History of Science Journalism

Science in Slippers

Image Description
Fernand Seguin and Marc Favreau seated, facing each other, behind a counter. There are scientific instruments behind them to show that they are in a laboratory. Fernand Seguin and Marc Favreau seated, facing each other, behind a counter. There are scientific instruments behind them to show that they are in a laboratory.
Fernand Seguin : Good... Well to answer your question, I can say that generally speaking the reason why two substances would enter into a chemical reaction,
is that they feel the need to give or receive electrons, if I might attribute sentiment to atoms.
We have already seen, from an electronic perspective, that the peripheral layer of atoms is composed of electrons in numbers varying from one to eight.
So, some atoms have 1, while others have 2, 3, 4, et cetera.
Yet, it would seem that the number 8, or 8 electrons in the peripheral layer represents a great state of stability and that atoms with 8 electrons on their surfaces never enter into chemical reactions.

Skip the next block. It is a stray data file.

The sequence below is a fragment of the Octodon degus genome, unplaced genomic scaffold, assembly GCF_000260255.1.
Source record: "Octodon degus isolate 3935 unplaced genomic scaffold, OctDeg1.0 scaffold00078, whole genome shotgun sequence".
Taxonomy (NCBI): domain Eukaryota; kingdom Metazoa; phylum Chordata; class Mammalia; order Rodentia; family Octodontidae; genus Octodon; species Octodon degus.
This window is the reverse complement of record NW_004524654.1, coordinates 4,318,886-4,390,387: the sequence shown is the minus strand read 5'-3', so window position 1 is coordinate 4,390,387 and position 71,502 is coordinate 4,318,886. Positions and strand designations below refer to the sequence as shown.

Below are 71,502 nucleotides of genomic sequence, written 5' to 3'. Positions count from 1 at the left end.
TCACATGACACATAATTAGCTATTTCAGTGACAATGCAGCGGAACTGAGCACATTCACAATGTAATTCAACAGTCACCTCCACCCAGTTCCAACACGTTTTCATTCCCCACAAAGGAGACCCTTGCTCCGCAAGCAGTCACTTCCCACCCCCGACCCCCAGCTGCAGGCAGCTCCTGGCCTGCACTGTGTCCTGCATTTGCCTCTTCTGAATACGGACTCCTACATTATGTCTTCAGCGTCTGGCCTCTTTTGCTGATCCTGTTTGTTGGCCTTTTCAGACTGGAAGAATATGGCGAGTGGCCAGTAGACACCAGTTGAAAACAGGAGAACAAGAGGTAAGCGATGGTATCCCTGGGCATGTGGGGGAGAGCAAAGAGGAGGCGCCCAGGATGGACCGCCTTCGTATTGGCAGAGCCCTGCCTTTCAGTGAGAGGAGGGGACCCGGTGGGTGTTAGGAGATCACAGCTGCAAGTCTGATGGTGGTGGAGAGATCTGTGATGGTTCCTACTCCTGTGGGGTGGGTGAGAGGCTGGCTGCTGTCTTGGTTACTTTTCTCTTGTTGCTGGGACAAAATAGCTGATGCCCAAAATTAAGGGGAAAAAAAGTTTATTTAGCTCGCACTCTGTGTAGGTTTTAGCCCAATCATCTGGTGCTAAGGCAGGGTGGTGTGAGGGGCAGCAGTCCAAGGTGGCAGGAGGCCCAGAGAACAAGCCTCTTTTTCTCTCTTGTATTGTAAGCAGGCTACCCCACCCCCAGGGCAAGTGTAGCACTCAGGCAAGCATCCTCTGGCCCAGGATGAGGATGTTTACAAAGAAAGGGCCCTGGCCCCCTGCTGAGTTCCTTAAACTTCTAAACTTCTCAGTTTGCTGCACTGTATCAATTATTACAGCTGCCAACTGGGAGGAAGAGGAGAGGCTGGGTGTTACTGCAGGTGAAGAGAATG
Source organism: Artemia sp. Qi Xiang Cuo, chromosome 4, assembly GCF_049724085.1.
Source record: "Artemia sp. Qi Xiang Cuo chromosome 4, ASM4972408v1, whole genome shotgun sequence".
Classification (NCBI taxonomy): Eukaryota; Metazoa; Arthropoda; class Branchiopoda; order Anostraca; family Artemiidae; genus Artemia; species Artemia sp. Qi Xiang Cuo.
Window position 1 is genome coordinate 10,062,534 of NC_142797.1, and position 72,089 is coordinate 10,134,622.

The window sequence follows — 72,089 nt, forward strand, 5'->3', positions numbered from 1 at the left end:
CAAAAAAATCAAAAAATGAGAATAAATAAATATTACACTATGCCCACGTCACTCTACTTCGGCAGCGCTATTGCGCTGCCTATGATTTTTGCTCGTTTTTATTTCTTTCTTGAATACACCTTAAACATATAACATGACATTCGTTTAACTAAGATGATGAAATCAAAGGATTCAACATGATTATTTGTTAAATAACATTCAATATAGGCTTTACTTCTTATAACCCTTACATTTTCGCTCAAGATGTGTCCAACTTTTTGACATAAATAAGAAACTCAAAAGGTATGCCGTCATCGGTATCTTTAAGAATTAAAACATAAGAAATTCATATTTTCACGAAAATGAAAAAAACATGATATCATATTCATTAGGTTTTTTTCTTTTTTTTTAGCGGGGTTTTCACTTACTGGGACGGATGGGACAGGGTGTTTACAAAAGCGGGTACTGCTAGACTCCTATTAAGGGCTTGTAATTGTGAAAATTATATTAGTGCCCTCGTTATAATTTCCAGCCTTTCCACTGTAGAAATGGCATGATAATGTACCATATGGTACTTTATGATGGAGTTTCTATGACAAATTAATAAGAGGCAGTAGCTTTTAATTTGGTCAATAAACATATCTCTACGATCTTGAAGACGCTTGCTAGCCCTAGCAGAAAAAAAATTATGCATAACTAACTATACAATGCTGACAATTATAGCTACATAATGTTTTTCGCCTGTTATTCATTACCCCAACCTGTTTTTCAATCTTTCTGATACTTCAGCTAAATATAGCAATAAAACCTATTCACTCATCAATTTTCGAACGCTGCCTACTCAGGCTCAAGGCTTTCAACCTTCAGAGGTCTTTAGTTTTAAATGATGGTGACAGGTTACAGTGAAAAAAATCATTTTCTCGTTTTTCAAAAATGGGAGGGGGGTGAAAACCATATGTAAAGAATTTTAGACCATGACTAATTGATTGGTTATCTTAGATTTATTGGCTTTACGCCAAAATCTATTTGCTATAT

This is the case with rare gases. But atoms with fewer that 8 elections will seek to lose or gain electrons, which explains chemical reactions.
I will demonstrates through an example.
Mr. Seguin conducts a demonstration using coins and pieces of cardboard.
Here are some quarters representing electrons. If you would like to model sodium for me, with only the peripheral layers with 8 circling electrons and one lone electron at the outer layer.
For chlorine there are 8, on then 7 at the outer layer.
Bon... Alors, le sodium qui a seulement un électron à la périphérie, il a tendance à le perdre parce qu’à ce moment-là, sa couche périphérique serait de 8 électrons et le chlore, qui a 7 électrons à la périphérie, a tendance à gagner un électron parce que ça lui en fera 8 à la périphérie.
So, when chlorine and sodium are combined, they react.
In that sodium loses one electron and chlorine gains one electron.
This is because they tend to combine together and because one wants to lose an electron and the other wants to gain an electron.
So this is the fundamental mechanism behind chemical reactions.
Marc Favreau : Well! This is very interesting! I think that I am going to practice at home with your electrons.
FS : Euh... You won't succeed!
MF : Why not?
FS : Well, you see, these are silver electrons ad they won't work with sodium.
(laughter)
End text: Some special instruments were supplied by
W.M. WELCH MANUFACTURING CO. LTD of Chicago